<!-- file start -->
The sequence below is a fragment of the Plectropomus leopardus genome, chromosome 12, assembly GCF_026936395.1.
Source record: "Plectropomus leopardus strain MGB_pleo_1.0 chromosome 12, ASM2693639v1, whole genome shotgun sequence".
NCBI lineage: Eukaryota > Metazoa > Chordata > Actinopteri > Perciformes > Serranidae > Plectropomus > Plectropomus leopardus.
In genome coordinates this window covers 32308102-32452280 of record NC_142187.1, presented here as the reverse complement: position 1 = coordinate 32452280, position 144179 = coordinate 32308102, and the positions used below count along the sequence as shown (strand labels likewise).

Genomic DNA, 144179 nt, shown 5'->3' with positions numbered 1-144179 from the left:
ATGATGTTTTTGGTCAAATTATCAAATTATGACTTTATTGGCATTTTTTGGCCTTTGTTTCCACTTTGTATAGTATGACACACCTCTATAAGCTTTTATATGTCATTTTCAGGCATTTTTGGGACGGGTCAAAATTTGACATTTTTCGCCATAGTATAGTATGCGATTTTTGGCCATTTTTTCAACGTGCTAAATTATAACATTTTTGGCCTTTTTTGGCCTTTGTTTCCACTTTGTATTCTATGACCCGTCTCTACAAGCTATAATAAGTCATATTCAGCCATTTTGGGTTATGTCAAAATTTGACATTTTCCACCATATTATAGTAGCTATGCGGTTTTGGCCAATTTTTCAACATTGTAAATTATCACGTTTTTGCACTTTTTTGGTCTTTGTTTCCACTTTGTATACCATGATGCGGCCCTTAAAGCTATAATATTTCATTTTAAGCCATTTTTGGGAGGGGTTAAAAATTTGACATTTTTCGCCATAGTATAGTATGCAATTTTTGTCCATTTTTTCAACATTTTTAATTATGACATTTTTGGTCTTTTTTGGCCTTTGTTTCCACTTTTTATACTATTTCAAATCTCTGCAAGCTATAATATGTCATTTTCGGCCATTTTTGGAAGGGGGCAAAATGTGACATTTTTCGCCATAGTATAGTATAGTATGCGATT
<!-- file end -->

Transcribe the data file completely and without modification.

The sequence below is a fragment of the Plectropomus leopardus genome, chromosome 12, assembly GCF_026936395.1.
Source record: "Plectropomus leopardus strain MGB_pleo_1.0 chromosome 12, ASM2693639v1, whole genome shotgun sequence".
NCBI lineage: Eukaryota > Metazoa > Chordata > Actinopteri > Perciformes > Serranidae > Plectropomus > Plectropomus leopardus.
In genome coordinates this window covers 32308102-32452280 of record NC_142187.1, presented here as the reverse complement: position 1 = coordinate 32452280, position 144179 = coordinate 32308102, and the positions used below count along the sequence as shown (strand labels likewise).

Genomic DNA, 144179 nt, shown 5'->3' with positions numbered 1-144179 from the left:
ATGATGTTTTTGGTCAAATTATCAAATTATGACTTTATTGGCATTTTTTGGCCTTTGTTTCCACTTTGTATAGTATGACACACCTCTATAAGCTTTTATATGTCATTTTCAGGCATTTTTGGGACGGGTCAAAATTTGACATTTTTCGCCATAGTATAGTATGCGATTTTTGGCCATTTTTTCAACGTGCTAAATTATAACATTTTTGGCCTTTTTTGGCCTTTGTTTCCACTTTGTATTCTATGACCCGTCTCTACAAGCTATAATAAGTCATATTCAGCCATTTTGGGTTATGTCAAAATTTGACATTTTCCACCATATTATAGTAGCTATGCGGTTTTGGCCAATTTTTCAACATTGTAAATTATCACGTTTTTGCACTTTTTTGGTCTTTGTTTCCACTTTGTATACCATGATGCGGCCCTTAAAGCTATAATATTTCATTTTAAGCCATTTTTGGGAGGGGTTAAAAATTTGACATTTTTCGCCATAGTATAGTATGCAATTTTTGTCCATTTTTTCAACATTTTTAATTATGACATTTTTGGTCTTTTTTGGCCTTTGTTTCCACTTTTTATACTATTTCAAATCTCTGCAAGCTATAATATGTCATTTTCGGCCATTTTTGGAAGGGGGCAAAATGTGACATTTTTCGCCATAGTATAGTATAGTATGCGATT